Qatar and the International Labour Organisation (ILO) are set to enter into a three-year programme of Technical Cooperation to carry out extensive labour reforms.
The details of the cooperation were published on October 26, 2017, the day the ILO Governing Body commenced its 331st session. On November 8, a plenary session will follow up on complaints concerning Qatar’s non-observance of the Forced Labour Convention and the Labour Inspection Convention, and determine if a Commision of Inquiry will be launched.
An excerpt from the report published by the ILO outlines terms of the cooperation:
The programme will support the implementation of numerous measures to address passport confiscation, contract substitution, as well as restrictions on migrant workers’ ability to change employer and exit the country.
Restrictions on migrant workers’ ability to exit the country subsequent to a reasonable notice period will be removed.
The Wage Protection System (WPS) will continue to be improved to ensure that workers’ wages are paid on time and that wage arrears are systematically settled. In addition, the Government of Qatar has announced its intention to introduce a minimum wage rate applicable to all workers without any distinction.
As part of its efforts to implement a contractual system to replace the kafala system, the Government of Qatar expressed its commitment to undertake the renewal of residence permits directly with migrant workers.
The ILO will support migrant workers in submitting complaints to the national mechanisms with a view to ensuring speedy and fair treatment and absence of retaliation.
The ILO technical cooperation programme will report annually to the Governing Body at its November session.
Points 2 and 3 are particularly significant; a minimum wage for all workers without ‘any distinction’, and giving workers the agency to renew their own residence permits will ensure that they are not forced into irregular status, and then victimised for it.
If implemented effectively, this may set an example for reforming other Kafala regimes in the region.
Interestingly, there is no mention of freedom of association, which has been stressed in previous reports by trade unions working with the ILO.
The Qatar government has submitted to the ILO details of:
- New legislative developments (including the new domestic worker law, published by the country in English for the first time),
- The effective application of Law No. 21 of 2015 relating to the entry, exit and residence of migrant workers (the law touted as the replacement of the kafala).
- Further measures taken to follow-up on the assessment of the high-level tripartite delegation.
- The measures taken to engage in a technical cooperation agreement with the ILO.
Migrant-Rights.org earlier published an analysis of the Domestic Workers Law based on the information made available by local media.
Of particular note is the provision in the Law that sets down a maximum 10-hour work day. Working days must include break periods for worship, rest and food, but these periods will not count towards the calculation of working hours.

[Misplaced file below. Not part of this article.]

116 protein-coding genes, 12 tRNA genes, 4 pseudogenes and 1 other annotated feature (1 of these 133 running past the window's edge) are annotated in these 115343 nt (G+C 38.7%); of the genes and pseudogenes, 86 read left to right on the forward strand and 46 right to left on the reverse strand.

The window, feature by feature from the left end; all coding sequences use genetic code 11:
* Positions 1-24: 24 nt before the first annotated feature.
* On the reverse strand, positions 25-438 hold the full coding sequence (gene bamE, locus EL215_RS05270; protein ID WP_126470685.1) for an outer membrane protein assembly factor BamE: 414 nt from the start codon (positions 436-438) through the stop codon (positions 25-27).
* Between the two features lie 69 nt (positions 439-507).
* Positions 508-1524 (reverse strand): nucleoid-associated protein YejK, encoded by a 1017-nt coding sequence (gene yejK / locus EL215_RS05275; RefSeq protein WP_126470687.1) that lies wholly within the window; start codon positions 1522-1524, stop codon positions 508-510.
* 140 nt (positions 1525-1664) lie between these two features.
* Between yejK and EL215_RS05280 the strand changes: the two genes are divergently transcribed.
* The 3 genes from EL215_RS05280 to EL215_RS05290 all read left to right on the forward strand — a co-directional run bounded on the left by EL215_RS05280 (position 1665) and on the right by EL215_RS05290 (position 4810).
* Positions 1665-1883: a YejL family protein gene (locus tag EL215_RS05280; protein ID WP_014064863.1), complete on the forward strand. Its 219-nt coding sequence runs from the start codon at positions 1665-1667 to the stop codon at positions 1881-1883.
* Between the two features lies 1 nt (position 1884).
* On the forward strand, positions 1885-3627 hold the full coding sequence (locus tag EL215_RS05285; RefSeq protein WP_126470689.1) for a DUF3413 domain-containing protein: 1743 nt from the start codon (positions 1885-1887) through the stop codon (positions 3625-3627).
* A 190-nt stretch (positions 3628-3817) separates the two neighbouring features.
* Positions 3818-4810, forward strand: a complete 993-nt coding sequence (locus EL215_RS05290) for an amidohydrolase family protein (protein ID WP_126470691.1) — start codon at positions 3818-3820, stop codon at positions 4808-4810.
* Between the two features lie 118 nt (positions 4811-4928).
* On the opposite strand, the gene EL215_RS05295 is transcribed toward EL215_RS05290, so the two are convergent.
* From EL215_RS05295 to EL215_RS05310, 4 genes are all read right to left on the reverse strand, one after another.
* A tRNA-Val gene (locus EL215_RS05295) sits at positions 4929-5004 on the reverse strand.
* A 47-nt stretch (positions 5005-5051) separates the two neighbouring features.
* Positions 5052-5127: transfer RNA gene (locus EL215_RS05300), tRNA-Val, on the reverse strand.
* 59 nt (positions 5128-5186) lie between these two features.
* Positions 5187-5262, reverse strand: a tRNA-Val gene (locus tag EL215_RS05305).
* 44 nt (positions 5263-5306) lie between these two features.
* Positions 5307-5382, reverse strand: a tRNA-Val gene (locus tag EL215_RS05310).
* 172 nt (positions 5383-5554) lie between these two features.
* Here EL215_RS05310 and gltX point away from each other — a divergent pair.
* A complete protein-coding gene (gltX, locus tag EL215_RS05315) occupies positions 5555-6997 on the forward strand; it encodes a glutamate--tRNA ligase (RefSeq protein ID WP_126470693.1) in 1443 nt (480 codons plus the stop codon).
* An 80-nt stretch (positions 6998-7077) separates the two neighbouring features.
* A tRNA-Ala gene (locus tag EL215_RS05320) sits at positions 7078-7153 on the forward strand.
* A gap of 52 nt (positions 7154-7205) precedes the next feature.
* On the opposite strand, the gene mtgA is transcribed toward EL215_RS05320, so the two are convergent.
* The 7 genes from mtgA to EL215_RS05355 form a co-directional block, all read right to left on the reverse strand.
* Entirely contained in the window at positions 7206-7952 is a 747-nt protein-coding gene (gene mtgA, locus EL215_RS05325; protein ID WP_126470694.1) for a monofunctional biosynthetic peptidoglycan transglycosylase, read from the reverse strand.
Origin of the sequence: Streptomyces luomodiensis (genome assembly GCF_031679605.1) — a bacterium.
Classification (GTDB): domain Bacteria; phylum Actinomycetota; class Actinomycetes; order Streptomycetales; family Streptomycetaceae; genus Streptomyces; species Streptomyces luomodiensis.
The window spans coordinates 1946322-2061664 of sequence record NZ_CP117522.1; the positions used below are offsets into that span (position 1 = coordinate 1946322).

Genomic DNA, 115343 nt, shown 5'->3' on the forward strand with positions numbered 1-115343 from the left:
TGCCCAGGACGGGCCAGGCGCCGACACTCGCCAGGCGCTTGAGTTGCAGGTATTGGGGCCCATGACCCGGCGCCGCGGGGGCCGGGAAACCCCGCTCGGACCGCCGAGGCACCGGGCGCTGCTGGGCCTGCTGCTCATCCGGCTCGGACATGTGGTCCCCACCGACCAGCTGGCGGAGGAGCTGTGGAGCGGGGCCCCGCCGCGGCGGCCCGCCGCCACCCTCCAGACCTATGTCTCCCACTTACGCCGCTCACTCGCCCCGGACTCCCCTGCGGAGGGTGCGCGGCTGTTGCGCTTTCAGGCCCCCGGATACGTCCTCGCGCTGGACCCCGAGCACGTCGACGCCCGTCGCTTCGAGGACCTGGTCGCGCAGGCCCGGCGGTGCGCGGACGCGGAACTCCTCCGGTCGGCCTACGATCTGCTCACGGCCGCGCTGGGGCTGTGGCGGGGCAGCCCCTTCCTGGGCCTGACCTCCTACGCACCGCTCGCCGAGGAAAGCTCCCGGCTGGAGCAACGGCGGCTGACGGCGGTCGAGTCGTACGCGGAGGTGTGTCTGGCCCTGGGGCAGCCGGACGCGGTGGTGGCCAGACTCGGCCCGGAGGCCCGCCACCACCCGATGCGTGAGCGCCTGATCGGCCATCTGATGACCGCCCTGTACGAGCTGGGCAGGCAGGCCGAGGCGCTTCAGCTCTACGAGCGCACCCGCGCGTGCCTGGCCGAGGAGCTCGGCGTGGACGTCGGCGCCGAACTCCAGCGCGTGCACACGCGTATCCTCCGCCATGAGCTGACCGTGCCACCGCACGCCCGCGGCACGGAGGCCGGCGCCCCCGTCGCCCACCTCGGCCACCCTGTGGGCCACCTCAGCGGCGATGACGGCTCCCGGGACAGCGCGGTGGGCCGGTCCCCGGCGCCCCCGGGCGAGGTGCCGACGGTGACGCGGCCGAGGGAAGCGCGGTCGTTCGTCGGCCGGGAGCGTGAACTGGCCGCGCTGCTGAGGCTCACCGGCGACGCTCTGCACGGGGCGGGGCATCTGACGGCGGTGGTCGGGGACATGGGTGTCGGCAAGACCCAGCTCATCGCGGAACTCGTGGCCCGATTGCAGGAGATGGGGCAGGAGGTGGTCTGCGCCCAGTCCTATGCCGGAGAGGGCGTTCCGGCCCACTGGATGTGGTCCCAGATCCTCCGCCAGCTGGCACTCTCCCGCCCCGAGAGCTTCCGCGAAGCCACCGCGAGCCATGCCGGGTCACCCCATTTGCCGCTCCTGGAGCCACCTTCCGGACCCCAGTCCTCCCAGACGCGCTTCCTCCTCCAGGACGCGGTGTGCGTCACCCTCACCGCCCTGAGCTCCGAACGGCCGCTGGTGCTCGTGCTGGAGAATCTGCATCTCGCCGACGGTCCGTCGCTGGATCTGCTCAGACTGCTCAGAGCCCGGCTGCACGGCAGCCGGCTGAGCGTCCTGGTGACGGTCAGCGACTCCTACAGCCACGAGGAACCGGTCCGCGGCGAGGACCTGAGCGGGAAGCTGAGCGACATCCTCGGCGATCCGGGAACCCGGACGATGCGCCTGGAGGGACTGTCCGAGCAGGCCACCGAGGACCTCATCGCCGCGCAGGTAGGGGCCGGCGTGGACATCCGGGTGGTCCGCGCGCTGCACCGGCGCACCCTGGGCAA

The law also states that one can employ a domestic worker directly from abroad (without using a recruitment agent) after acquiring necessary approvals.
Two recently signed Memorandums of Understanding (MoUs) indicate that current moratoriums in place in some countries of origin may no longer apply to Qatar:
- A MoU between the National Committee for Human Rights and the National Committee for Human Rights in Nepal
- A MoU between the National Committee for Human Rights and the National Institution for Human Rights in Indonesia;
The Regional Office of the Asia Pacific Forum (APF) was also recently inaugurated at the site of The National Committee for Human Rights in Doha.One of the objectives of this partnership is to ensure joint cooperation with respect to protecting and strengthening the rights of migrant workers, including female domestic workers in Qatar.
Entry and Exit
Qatar says that it has “removed the constraints previously imposed on some migrant workers in changing employers. These involved workers who were granted work permits for specific projects. Now, the Government has not imposed any conditions on transferring to another employer and the worker can move to another employer if the provisions of the Labour Code concerning the notification procedure are respected.”
The report also claims that of the 2,958 grievances received regarding exit permits, only two were rejected. This is a correction of earlier figures (Over 761 were received between December 13, 2016, and February 15, 2017; 213 of which were rejected, 485 approved, and the remaining in consideration at the time.)
This is not the first time that Qatar has made headline-grabbing announcements promising extensive labour reform but fallen short on delivery.
But the Technical Cooperation is a promising move and one that might result in the abolition of the worst provisions of the Kafala. Migrant-Rights.org welcomes this move.